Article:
Skansfjellet. The geological layers are easily seen. Photo Herdis Lien

In Svalbard we find rocks from practically all the geological time periods. In few places does the geology show better than in Svalbard where the vegetation is very sparse. This has amazed geologists since the first Norwegian geological expedition of Keilhau in 1827. Today, Svalbard is a very popular place for geologists from around the world.

Svalbard looks almost like a landscape from the end of the ice age. It is bare, the vegetation is sparse and over half of the land is covered in glaciers that are pushing forth moraines. The rivers carry stones, gravel and clay, and these are laid as flats in the valleys and as deltas out in the seas.


The oldest rock types are from the Precambrian period (>1000-440 million years ago) and make up the bedrock, consisting of metamorphosed sedimentary and igneous rocks such as mica slates and gneiss and intrusive rocks such as granites. We find few fossils from the Precambrian. This is owing to the strong metamorphism of the rock types from this time, and that life was in an early stage of evolution.


Over 400 million years ago the earth’s crust in the Svalbard area was in motion. Mountain chains were formed (the Caledonian mountain chain) that the granite intruded. Granites make up some of the highest, present-day, mountain peaks on Svalbard. Later erosion has broken down the greatest part of this mountain chain.

Tempelfjellet. Photo Svalbard Museum


Later came the Devonian period (circa 375 million years ago). During this period the central parts of Spitsbergen subsided. Immense layers of sediment, several thousand meters thick, were deposited. This deposition occurred during a dry climate, both on land and in the fresh and brackish waters. The oldest primitive armour-plated fish are found in these rocks together with some primitive plants.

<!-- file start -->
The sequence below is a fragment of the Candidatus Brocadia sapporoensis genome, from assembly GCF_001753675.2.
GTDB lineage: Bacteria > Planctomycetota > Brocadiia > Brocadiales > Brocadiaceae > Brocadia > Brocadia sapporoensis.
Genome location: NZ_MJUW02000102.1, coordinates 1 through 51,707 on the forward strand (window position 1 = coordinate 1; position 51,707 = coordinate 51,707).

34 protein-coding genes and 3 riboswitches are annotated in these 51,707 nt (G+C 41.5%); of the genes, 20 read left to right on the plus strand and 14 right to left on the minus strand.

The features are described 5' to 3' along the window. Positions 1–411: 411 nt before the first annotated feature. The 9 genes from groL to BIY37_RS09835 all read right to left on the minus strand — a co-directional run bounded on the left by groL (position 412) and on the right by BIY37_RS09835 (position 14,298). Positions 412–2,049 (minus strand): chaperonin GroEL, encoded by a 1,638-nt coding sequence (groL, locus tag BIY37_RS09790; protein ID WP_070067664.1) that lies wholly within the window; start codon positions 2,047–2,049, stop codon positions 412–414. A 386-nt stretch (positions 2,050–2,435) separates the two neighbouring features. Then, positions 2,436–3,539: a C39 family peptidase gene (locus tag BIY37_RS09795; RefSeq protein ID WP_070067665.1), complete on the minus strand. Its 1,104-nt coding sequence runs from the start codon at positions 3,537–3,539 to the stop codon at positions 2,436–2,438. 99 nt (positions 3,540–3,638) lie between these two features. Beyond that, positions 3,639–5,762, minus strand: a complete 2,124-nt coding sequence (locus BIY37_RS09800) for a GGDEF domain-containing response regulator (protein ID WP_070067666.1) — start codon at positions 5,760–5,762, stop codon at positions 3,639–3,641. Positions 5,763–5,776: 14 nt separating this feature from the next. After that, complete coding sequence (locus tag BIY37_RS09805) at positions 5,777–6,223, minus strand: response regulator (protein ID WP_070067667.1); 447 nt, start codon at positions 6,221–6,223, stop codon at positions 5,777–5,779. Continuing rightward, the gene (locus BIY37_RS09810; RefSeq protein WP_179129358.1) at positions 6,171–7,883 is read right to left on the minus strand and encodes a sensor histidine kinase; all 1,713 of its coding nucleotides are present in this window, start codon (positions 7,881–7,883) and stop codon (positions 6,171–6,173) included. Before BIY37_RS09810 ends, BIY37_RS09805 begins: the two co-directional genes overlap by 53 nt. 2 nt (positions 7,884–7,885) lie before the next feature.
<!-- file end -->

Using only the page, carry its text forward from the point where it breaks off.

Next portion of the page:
The Carboniferous period was humid. During this period sediments were deposited in shallow seas and on flat low-lying land areas. Sand, clay and plant remains from the swamps gave rise to sandstone, slate and layers of coal. 300 million years ago the sea flooded the land areas, and limestone, dolomite and layers of anhydrite and gypsum were deposited. We find layers that are rich in sea fossils from the end of the Permian period (250 million years ago).


Millions of years ago Svalbard was located much closer to the equator than it does today. During the Triassic, Jurassic and Cretaceous periods Svalbard moved from 50° to 70° north and the climate was temperate and humid. Rocks from this period are rich in sea fossils. Volcanic activity led to the formation of igneous rocks in the strata.


There were strong movements in the Earth’s crust during this period, which led to mountain formation. At the same time large swamps formed in the central areas of Spitsbergen. These swamps have given rise to the coal deposits around Longyearbyen, Sveagruva and Barentsburg.


In the last 2 million years volcanic activity and ice ages have influenced the geology. Evidence of volcanic eruptions 70,000 years ago and the present-day hot springs bear witness to this activity. Thousands of meters of rocks have in many places been worn away by the latest ice ages. Slowly, the landscape of Svalbard, as we know it today, has been formed.


From the early beginning of the gypsum mining in Skansbukta 1936. Photo Anders Kjøde/Svalbard Museum

Many million years ago in Svalbard, dead plants and animals were buried in sand and mud for long periods of time before they decomposed. The weight of the deposits above lead to high pressure and rising temperature. In the coarse of millions of years the remains of the plants and animals were transformed into coal, oil and gas.

Peat bogs were weighed down and carbonized. They slowly became “fossil solar energy” – intercepted through photosynthesis and preserved until today. These processes still continue. But since such processes are very slow, we recognize coal, oil and gas as non-renewable energy resources. The ice sheet has over the years tore at the overlaying deposits with the result that the coal-bearing layers today are close to the surface. Several places they actually are to be found out in the open.

By Torfinn Kjærnet